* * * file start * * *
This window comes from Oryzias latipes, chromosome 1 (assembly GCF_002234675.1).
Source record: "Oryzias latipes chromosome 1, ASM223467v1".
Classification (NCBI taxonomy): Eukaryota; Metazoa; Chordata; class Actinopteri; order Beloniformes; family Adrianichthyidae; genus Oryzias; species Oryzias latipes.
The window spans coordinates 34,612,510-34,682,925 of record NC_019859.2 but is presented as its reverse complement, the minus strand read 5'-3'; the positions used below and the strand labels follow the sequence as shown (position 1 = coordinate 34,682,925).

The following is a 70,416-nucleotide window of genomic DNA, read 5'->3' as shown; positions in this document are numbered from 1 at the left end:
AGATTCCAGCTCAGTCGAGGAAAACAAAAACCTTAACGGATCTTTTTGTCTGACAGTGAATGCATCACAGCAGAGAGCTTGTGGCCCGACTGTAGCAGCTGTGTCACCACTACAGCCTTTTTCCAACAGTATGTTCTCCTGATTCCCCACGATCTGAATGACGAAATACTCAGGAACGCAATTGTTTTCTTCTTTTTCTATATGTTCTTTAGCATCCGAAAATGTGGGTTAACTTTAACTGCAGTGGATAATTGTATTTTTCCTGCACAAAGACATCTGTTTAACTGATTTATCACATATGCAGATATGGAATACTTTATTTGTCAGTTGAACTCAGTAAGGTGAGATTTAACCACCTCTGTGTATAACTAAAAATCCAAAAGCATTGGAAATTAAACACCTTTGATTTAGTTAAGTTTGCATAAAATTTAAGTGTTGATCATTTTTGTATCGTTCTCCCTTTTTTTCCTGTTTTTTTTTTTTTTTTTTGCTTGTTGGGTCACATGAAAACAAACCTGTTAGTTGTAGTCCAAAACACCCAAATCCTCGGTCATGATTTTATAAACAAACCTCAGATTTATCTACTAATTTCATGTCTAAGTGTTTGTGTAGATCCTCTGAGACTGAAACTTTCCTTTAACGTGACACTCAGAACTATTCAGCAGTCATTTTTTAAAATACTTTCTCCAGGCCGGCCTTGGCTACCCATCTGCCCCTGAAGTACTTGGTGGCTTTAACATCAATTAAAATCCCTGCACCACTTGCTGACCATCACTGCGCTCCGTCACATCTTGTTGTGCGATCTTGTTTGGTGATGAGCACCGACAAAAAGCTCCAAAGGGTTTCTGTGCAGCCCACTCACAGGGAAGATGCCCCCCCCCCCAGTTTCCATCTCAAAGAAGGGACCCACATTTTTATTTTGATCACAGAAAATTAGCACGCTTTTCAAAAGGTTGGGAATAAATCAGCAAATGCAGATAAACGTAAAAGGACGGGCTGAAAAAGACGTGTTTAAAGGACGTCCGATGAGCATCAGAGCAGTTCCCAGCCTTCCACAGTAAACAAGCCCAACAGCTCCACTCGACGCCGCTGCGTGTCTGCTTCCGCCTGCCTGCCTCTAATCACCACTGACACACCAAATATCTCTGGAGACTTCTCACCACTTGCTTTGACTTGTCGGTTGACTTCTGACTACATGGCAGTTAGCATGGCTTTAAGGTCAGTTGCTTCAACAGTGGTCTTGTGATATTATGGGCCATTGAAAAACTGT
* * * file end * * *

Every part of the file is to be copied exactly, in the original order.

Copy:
This window comes from Oryzias latipes, chromosome 1 (assembly GCF_002234675.1).
Source record: "Oryzias latipes chromosome 1, ASM223467v1".
Classification (NCBI taxonomy): Eukaryota; Metazoa; Chordata; class Actinopteri; order Beloniformes; family Adrianichthyidae; genus Oryzias; species Oryzias latipes.
The window spans coordinates 34,612,510-34,682,925 of record NC_019859.2 but is presented as its reverse complement, the minus strand read 5'-3'; the positions used below and the strand labels follow the sequence as shown (position 1 = coordinate 34,682,925).

The following is a 70,416-nucleotide window of genomic DNA, read 5'->3' as shown; positions in this document are numbered from 1 at the left end:
AGATTCCAGCTCAGTCGAGGAAAACAAAAACCTTAACGGATCTTTTTGTCTGACAGTGAATGCATCACAGCAGAGAGCTTGTGGCCCGACTGTAGCAGCTGTGTCACCACTACAGCCTTTTTCCAACAGTATGTTCTCCTGATTCCCCACGATCTGAATGACGAAATACTCAGGAACGCAATTGTTTTCTTCTTTTTCTATATGTTCTTTAGCATCCGAAAATGTGGGTTAACTTTAACTGCAGTGGATAATTGTATTTTTCCTGCACAAAGACATCTGTTTAACTGATTTATCACATATGCAGATATGGAATACTTTATTTGTCAGTTGAACTCAGTAAGGTGAGATTTAACCACCTCTGTGTATAACTAAAAATCCAAAAGCATTGGAAATTAAACACCTTTGATTTAGTTAAGTTTGCATAAAATTTAAGTGTTGATCATTTTTGTATCGTTCTCCCTTTTTTTCCTGTTTTTTTTTTTTTTTTTTGCTTGTTGGGTCACATGAAAACAAACCTGTTAGTTGTAGTCCAAAACACCCAAATCCTCGGTCATGATTTTATAAACAAACCTCAGATTTATCTACTAATTTCATGTCTAAGTGTTTGTGTAGATCCTCTGAGACTGAAACTTTCCTTTAACGTGACACTCAGAACTATTCAGCAGTCATTTTTTAAAATACTTTCTCCAGGCCGGCCTTGGCTACCCATCTGCCCCTGAAGTACTTGGTGGCTTTAACATCAATTAAAATCCCTGCACCACTTGCTGACCATCACTGCGCTCCGTCACATCTTGTTGTGCGATCTTGTTTGGTGATGAGCACCGACAAAAAGCTCCAAAGGGTTTCTGTGCAGCCCACTCACAGGGAAGATGCCCCCCCCCCCAGTTTCCATCTCAAAGAAGGGACCCACATTTTTATTTTGATCACAGAAAATTAGCACGCTTTTCAAAAGGTTGGGAATAAATCAGCAAATGCAGATAAACGTAAAAGGACGGGCTGAAAAAGACGTGTTTAAAGGACGTCCGATGAGCATCAGAGCAGTTCCCAGCCTTCCACAGTAAACAAGCCCAACAGCTCCACTCGACGCCGCTGCGTGTCTGCTTCCGCCTGCCTGCCTCTAATCACCACTGACACACCAAATATCTCTGGAGACTTCTCACCACTTGCTTTGACTTGTCGGTTGACTTCTGACTACATGGCAGTTAGCATGGCTTTAAGGTCAGTTGCTTCAACAGTGGTCTTGTGATATTATGGGCCATTGAAAAACTGT